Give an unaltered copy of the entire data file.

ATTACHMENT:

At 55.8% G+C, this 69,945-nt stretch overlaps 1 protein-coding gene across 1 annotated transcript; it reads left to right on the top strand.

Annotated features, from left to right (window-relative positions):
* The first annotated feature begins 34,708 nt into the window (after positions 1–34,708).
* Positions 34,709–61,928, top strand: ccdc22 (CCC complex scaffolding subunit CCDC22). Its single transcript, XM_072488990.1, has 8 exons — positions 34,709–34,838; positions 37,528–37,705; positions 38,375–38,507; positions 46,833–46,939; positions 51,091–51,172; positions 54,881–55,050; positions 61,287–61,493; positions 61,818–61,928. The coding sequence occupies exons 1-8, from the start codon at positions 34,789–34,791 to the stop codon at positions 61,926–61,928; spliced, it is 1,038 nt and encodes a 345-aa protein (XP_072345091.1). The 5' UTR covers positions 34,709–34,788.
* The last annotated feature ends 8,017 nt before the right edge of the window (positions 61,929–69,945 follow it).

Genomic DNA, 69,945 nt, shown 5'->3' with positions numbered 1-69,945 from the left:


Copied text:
At 55.8% G+C, this 69,945-nt stretch overlaps 1 protein-coding gene across 1 annotated transcript; it reads left to right on the top strand.

Annotated features, from left to right (window-relative positions):
* The first annotated feature begins 34,708 nt into the window (after positions 1–34,708).
* Positions 34,709–61,928, top strand: ccdc22 (CCC complex scaffolding subunit CCDC22). Its single transcript, XM_072488990.1, has 8 exons — positions 34,709–34,838; positions 37,528–37,705; positions 38,375–38,507; positions 46,833–46,939; positions 51,091–51,172; positions 54,881–55,050; positions 61,287–61,493; positions 61,818–61,928. The coding sequence occupies exons 1-8, from the start codon at positions 34,789–34,791 to the stop codon at positions 61,926–61,928; spliced, it is 1,038 nt and encodes a 345-aa protein (XP_072345091.1). The 5' UTR covers positions 34,709–34,788.
* The last annotated feature ends 8,017 nt before the right edge of the window (positions 61,929–69,945 follow it).

Genomic DNA, 69,945 nt, shown 5'->3' with positions numbered 1-69,945 from the left: